The oil spill that wasn’t

The oil spill that wasn’t

Sunday, Feb. 6, was a sunny day in Southeast Texas with welcome warming temperatures after a bitterly cold week. While driving down Highway 87 near Sabine Pass, a passerby spotted a plume of liquid spouting 7 or 8 feet into the air from Keith Lake.

Two men fishing from the roadside said they had never seen anything like it in the lake. As they watched, the liquid turned from a translucent blue to black as the spout continued to flow. The passerby snapped a few pictures that clearly showed the spout. Less distinct but also visible were places on shore where the black substance had accumulated.

Having worked in and around the petrochemical industry, the witness was aware that most of the coastal area in Southeast Texas is crisscrossed by multiple pipelines through which crude oil, natural gas and various refined petrochemical products are transported.

Fearing they were witnessing an oil spill, they called the U.S. Coast Guard to report the incident. Lt. Kyle Carter, USCG spokesman in Port Arthur, said they took the report and also advised the witness to call the National Response Center (NRC), the federal government’s national communications center, which is staffed 24 hours a day by U.S. Coast Guard officers and marine science technicians. The NRC is the sole federal point of contact for reporting all hazardous substances and oil spills. The NRC receives all reports of releases involving hazardous substances and oil that trigger the federal notification requirements under several laws.

The report, received at 2:52 p.m. C.S.T., was succinct:


According to federal disaster reporting protocols, the report was immediately relayed to 14 agencies in the region, from the Calcasieu Parish Sheriff’s Department Criminal Intelligence Unit to the Department of Homeland Security’s Customs and Border Patrol office in Port Arthur to the Texas Commission on Environmental Quality to the Texas General Land Office (GLO).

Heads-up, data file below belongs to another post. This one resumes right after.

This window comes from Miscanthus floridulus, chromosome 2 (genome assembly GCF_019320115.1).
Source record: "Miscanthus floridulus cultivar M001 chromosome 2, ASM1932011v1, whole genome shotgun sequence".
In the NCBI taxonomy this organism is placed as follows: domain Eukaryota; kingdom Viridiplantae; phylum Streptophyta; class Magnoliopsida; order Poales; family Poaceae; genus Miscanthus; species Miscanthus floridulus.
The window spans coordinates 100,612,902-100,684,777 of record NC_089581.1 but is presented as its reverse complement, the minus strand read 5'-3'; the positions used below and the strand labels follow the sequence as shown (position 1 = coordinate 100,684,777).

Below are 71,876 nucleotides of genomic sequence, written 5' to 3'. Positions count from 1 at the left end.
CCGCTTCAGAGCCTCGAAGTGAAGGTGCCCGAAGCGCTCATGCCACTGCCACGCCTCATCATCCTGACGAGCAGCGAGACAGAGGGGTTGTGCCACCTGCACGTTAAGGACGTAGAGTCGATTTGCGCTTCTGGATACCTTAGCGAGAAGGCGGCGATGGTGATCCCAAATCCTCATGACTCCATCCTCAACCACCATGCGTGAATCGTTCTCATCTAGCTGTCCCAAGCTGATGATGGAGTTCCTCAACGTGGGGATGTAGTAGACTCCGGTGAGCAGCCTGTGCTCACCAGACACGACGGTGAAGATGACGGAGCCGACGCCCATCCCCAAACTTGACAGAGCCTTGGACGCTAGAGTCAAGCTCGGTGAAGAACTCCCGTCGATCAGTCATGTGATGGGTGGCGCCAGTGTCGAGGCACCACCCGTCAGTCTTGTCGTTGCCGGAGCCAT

After the tanker Mega Borg spilled 5.1 million gallons of oil 57 miles southeast of Galveston while offloading crude onto another tanker in 1990, the Texas Legislature created the Oil Spill Prevention and Response Program and placed it under GLO.

When the tanker Eagle Otome was rammed by a barge in the Sabine Neches Waterway in early 2010, GLO moved swiftly to protect Keith Lake and its protected plant and animal species from the resulting spill.

The GLO has deployed resources along the Texas Gulf Coast to respond immediately to any reports of oil spills.

Photographs of the incident obtained by The Examiner were sent to GLO for inspection. Ross Penton, assistant director in Region 1 for Oil Spill Prevention & Response, recognized the spout in the photos as a likely discharge from a dredging pipeline moving silt from the bottom of the Sabine Neches Waterway to a location where it was needed – in this case from a slip at the new Golden Pass LNG facility nearby to a wildlife management area.

Jim Sutherland, site manager for the Texas Parks & Wildlife of the J.D. Murphree Wildlife Management Area, explained the work in progress.

“We are working with some Ike recovery dollars and the National Oceanic and Atmospheric Administration fisheries (program) with the Golden Pass LNG facility to use their dredge material from maintenance at their terminal to replace soils lost in these coastal marshes on the wildlife management area on Hurricane Ike,” said Sutherland.

The wildlife management area is a 24,250-acre tract of fresh, intermediate and brackish water within the prairie-marsh zone that was named in honor of J.D. Murphree, a fallen Texas Game Warden who was murdered by a duck poacher in Jasper County in 1963.

Penton said the dredge pipeline has flanges that could be breached when the silt is transported under high pressure. In fact, the black substance seen by witnesses was not oil but silt – essentially fine soil from the bottom of the waterway. He said the pressure and resulting leak whips the silt into something resembling a mousse. That is what accumulated on shore, not oil or some other petrochemical product.

The good news is that not only is the discharged material not harmful, but the response system put in place to monitor such events worked smoothly to notify relevant agencies and quickly determine the nature of the incident. For all the sophisticated monitoring equipment deployed in the region, it was a vigilant citizen with a cell phone camera who saw something out of order and phoned it in.

In this case, the system worked. Had it been a more serious incident, the early notification would have greatly improved the necessary response.